• Includes required

using FMODUnity;
using UnityEngine;
using System.Collections;
using System.Runtime.InteropServices;
using System.Collections.Generic;
using System.IO;

• Extra functions used

ERRCHECK()
/// <summary>
/// Use to debug FMOD functions with explanation of what the function was doing with an both success and failed messages 
/// </summary>
/// <param name="result"></param>
/// <param name="failed"></param>
/// <param name="success"></param>
private void ERRCHEK(FMOD.RESULT result, string failed, string success)
{
#if UNITY_EDITOR
    if (result.ToString().Length != 0)
	{
		if (result != FMOD.RESULT.OK)
			Debug.Log(failed + " " + result);
		else
			Debug.Log(success + " " + result);
	}
#endif
}

/// <summary>
/// Override of no success message is required 
/// </summary>
/// <param name="result"></param>
/// <param name="failed"></param>
private void ERRCHEK(FMOD.RESULT result, string failed)
{
	//Will only call debugs if in editor to save on calls in build 
#if UNITY_EDITOR
	if (result.ToString().Length != 0)
	{
		if (result != FMOD.RESULT.OK)
			Debug.Log(failed + " " + result);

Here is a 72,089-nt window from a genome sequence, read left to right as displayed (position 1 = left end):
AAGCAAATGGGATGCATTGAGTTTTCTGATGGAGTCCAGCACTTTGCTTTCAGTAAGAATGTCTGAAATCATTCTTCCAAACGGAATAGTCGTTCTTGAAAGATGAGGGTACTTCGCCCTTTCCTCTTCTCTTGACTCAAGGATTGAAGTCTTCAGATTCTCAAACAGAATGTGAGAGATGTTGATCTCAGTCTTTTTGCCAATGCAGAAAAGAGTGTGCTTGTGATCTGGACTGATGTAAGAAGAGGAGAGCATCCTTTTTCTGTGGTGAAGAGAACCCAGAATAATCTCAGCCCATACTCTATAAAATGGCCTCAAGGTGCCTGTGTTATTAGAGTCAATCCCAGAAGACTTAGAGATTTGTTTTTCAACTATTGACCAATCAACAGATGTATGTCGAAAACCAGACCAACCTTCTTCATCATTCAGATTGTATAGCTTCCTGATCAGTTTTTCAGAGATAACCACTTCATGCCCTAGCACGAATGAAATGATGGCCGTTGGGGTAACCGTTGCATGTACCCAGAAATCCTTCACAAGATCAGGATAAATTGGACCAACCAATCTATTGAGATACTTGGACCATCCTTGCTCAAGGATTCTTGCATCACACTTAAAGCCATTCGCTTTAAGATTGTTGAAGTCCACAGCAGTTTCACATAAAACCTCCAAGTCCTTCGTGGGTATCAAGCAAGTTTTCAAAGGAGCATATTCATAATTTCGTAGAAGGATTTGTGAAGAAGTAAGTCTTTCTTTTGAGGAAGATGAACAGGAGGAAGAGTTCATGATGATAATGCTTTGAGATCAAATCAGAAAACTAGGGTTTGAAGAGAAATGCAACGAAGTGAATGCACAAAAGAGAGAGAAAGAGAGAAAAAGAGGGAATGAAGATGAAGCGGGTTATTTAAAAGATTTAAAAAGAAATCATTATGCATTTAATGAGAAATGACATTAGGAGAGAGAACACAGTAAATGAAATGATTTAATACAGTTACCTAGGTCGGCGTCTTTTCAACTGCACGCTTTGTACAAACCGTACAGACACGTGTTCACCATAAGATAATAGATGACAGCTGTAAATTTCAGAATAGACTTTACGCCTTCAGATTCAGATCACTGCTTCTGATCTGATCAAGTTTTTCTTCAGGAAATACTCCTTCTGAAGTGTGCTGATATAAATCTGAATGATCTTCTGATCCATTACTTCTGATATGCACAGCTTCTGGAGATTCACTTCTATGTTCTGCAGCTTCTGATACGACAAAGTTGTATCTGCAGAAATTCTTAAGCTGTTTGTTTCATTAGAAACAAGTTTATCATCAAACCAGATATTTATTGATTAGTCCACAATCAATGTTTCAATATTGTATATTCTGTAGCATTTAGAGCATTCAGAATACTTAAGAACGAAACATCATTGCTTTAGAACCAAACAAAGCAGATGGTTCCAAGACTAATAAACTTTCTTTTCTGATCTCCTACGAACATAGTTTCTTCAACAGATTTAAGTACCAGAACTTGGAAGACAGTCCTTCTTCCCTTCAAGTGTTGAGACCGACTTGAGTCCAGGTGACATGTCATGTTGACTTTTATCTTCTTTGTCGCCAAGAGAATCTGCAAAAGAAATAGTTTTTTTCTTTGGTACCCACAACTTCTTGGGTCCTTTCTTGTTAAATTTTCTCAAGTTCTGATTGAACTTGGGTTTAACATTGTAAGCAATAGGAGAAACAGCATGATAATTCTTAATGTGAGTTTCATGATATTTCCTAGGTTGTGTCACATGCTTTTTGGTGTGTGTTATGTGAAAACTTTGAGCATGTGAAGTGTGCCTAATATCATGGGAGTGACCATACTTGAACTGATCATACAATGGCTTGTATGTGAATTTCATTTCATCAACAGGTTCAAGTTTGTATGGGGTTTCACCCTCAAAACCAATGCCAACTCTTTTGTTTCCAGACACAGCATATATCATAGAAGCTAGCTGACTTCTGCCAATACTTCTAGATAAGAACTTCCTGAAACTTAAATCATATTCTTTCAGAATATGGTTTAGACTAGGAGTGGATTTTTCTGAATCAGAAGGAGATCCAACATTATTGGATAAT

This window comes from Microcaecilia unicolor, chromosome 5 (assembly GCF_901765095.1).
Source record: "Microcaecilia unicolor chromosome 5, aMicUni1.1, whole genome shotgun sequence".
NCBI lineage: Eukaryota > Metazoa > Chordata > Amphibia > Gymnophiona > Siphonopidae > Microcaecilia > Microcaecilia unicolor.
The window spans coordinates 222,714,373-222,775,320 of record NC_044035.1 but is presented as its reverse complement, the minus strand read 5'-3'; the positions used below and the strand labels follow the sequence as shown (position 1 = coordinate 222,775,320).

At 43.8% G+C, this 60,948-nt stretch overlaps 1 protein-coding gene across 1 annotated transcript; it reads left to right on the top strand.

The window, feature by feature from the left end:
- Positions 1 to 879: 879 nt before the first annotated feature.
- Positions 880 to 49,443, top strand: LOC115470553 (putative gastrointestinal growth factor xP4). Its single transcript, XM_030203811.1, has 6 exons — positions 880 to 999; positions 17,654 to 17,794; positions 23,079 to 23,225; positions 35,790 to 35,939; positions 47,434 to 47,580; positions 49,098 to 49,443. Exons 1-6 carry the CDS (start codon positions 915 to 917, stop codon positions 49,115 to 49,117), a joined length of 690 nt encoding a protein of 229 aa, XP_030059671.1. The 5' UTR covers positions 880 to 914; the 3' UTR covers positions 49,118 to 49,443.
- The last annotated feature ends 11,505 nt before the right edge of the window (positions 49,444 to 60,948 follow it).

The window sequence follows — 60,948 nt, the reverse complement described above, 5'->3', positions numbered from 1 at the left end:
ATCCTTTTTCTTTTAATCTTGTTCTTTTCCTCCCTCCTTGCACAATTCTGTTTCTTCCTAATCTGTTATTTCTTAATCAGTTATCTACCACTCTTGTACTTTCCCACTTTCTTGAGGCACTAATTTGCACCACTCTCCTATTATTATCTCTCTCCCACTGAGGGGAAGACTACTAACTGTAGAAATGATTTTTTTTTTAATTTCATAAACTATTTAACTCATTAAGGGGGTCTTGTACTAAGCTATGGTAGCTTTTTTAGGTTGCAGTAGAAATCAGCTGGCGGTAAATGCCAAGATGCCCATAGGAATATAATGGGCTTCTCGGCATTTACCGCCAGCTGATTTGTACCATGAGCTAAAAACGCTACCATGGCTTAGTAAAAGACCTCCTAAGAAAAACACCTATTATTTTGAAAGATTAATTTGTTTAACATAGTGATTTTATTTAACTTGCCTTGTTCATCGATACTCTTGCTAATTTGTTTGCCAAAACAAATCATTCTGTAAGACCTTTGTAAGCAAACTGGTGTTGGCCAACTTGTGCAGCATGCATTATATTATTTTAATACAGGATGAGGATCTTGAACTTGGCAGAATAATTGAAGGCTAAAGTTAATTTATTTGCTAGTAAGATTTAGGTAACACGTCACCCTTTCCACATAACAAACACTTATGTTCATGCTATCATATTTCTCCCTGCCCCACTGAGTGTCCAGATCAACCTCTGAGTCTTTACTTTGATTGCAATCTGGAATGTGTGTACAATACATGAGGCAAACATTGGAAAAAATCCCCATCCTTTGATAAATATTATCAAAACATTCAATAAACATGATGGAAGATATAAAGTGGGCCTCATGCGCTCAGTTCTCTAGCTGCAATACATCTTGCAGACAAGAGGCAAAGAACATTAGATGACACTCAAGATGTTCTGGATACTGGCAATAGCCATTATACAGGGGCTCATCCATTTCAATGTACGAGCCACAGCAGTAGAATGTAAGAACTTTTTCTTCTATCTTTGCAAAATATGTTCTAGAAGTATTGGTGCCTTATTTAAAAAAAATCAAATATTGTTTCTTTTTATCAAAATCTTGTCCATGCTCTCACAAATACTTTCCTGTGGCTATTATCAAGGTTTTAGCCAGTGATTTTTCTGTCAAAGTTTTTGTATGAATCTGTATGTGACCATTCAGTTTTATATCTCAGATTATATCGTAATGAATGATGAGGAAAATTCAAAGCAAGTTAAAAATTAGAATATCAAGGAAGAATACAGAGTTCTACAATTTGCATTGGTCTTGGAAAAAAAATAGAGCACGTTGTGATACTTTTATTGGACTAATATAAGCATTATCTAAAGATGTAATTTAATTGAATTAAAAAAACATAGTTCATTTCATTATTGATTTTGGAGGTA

}
#endif
}
SetState()
/// <summary>
/// Sets the state of the recording
/// </summary>
/// <param name="currentState">Options: Recording, Stopped, Restart</param>
private void SetState(string currentState)
{
	switch(currentState)
    {
		case "Recording":
            {
				recording = true;
				stopped = false;
				killed = false;
#if UNITY_EDITOR
				Debug.Log("RECORDING");
#endif
				break;
            }
		case "Stopped":
			{
				recording = false;
				stopped = true;
				killed = true;
				soundActive = false;
#if UNITY_EDITOR
				Debug.Log("STOPPED");
#endif
				break;
			}
		case "Restart":
			{
				recording = false;
				stopped = false;
				killed = false;
				soundActive = true; 
#if UNITY_EDITOR
				Debug.Log("RESTARTING");

#endif
				break;
			}
	}
}

• You will need two systems Core System, one to record and one to write to a .wav file

Creating Systems
//System Variables